LibraryThing members rock. LibraryThing Local just opened, but for the past week we’ve let a few members in to check it out and add venues.** They went crazy!

Together, about two-dozen members added over 2,600 venues. The coverage is spotty, covering the members personal interests. So, Paris is a literary desert, but Chicago and Antwerp are a mess of little green and blue dots, and even frosty Juneau (pictured right) is done.*** LibraryThing Local would be boring without content, so everone owes a debt of gratitude to members like SilentInAWay (400), alibrarian (351), christiguc (302), Talbin (242), SqueakyChu (240), boekerij (217) and others for kicking things off so well.

This kind of passion give us hope that LibraryThing Local will swiftly become the web’s best, most complete source for finding bookstores and library—and for the events they throw. Unfortunately, we only got events working yesterday, so there are only 200 so far. Something to work on?

Authors! Publishers! Libraries! Bookstores! Right now, everyone can add events. But they won’t necessarily get to you, so go ahead and add your venues and events. We are experimenting with the concept of “claiming” a venue, so that a bookstore of library can assert control over its basic factual information. (You don’t control the comment wall, of course.) For now, you need to email us. Go to a venue for more details.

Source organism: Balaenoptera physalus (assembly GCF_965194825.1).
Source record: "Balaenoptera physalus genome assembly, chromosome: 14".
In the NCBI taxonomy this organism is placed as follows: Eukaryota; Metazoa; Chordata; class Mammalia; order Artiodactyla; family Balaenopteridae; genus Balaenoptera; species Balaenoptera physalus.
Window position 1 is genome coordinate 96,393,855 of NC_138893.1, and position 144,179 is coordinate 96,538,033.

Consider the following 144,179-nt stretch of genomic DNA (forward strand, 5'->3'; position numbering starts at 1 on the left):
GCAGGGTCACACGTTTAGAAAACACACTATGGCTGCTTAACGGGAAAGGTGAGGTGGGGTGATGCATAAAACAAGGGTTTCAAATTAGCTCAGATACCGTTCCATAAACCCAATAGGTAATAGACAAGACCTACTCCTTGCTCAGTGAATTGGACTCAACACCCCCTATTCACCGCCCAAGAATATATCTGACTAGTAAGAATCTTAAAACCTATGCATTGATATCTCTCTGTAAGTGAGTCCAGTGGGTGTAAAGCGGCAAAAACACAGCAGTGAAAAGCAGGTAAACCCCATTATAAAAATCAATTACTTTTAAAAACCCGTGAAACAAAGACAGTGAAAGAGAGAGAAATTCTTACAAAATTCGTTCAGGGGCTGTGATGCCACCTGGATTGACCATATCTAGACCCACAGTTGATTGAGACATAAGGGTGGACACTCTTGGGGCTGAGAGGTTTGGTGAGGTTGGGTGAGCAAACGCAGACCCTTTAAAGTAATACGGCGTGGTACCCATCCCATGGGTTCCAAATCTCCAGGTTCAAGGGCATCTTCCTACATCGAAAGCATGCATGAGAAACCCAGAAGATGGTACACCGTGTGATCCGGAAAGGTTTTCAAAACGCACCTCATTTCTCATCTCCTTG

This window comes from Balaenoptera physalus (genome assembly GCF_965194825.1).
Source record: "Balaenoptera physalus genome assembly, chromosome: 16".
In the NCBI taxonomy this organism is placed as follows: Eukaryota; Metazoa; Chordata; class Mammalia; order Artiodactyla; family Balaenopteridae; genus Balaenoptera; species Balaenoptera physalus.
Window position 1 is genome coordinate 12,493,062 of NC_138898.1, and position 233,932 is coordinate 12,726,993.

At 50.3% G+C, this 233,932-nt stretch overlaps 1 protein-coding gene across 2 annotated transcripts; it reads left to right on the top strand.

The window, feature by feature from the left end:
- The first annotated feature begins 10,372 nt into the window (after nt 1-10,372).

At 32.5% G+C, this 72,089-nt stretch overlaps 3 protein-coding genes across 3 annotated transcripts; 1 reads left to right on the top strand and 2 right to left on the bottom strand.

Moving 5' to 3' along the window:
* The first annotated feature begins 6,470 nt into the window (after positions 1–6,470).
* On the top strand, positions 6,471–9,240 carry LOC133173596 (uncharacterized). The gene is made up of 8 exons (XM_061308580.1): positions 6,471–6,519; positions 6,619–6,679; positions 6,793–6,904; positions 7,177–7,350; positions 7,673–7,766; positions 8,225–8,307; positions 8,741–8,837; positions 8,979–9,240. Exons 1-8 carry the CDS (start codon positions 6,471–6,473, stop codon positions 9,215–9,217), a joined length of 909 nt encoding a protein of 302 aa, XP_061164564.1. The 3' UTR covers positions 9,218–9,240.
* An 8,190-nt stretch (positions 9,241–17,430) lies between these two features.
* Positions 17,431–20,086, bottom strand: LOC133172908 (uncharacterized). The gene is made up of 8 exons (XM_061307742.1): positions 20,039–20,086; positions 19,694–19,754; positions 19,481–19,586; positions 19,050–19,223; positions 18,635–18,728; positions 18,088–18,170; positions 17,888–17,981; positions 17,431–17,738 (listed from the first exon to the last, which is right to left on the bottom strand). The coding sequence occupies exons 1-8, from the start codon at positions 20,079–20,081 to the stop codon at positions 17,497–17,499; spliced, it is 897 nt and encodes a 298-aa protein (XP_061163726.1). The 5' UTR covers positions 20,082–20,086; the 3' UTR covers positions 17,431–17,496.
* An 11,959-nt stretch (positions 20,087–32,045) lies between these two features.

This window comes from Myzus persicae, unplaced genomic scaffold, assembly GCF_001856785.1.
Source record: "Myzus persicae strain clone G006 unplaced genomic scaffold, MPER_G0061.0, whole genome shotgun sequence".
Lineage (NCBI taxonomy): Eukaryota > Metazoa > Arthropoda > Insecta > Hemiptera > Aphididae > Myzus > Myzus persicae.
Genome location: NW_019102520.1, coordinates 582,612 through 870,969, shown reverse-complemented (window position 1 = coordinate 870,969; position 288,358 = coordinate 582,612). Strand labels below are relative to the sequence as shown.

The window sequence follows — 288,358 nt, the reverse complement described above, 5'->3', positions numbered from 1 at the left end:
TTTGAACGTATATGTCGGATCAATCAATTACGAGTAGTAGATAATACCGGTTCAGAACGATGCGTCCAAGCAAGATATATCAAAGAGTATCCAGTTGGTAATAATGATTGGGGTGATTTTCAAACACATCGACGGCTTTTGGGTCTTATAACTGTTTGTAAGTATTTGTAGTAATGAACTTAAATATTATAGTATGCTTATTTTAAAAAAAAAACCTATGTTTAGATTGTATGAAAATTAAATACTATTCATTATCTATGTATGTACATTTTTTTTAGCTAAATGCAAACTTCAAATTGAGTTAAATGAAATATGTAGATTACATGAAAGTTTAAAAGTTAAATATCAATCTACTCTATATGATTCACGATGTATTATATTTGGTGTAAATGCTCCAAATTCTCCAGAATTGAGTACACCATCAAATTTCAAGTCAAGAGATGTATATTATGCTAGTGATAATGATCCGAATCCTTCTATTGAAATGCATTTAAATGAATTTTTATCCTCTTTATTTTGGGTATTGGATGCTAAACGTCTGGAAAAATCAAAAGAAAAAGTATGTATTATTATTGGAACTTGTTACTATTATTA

Beta, Forevah. LibraryThing Local is not “done.” It’s missing key features, like RSS. And it has a few bugs. For good or ill, that’s how we work around here.

The main planned improvements are:

  • RSS Feeds
  • Fine-grained privacy settings
  • Author and work integration
  • Enhanced features for bookstores and libraries that take part
  • More stats, like the most interesting events

I’ve started two discussion threads:

Needless to say, I can’t wait to see what members think of it. We’ll do our best to make it as good as we can.

Use BookTour! (We do not.) LibraryThing Local was something I’ve wanted to do since visiting Ireland a year ago and not knowing where the bookstores were. But I didn’t get serious about the idea until approached by BookTour.

BookTour is a startup founded by Chris Anderson, author of The Long Tail and the upcoming Free. Chris’ idea was to make a central site to collect information about authors on tour.

LibraryThing agreed to be BookTour’s first partnership. But along the way we ran into difficulties. We wanted strong venue information, so members could show off their favorite bookstores and libraries. BookTour is focused on the events more than venues, which include many duplicates. Eventually it became clear to me we were after different things, so we parted ways.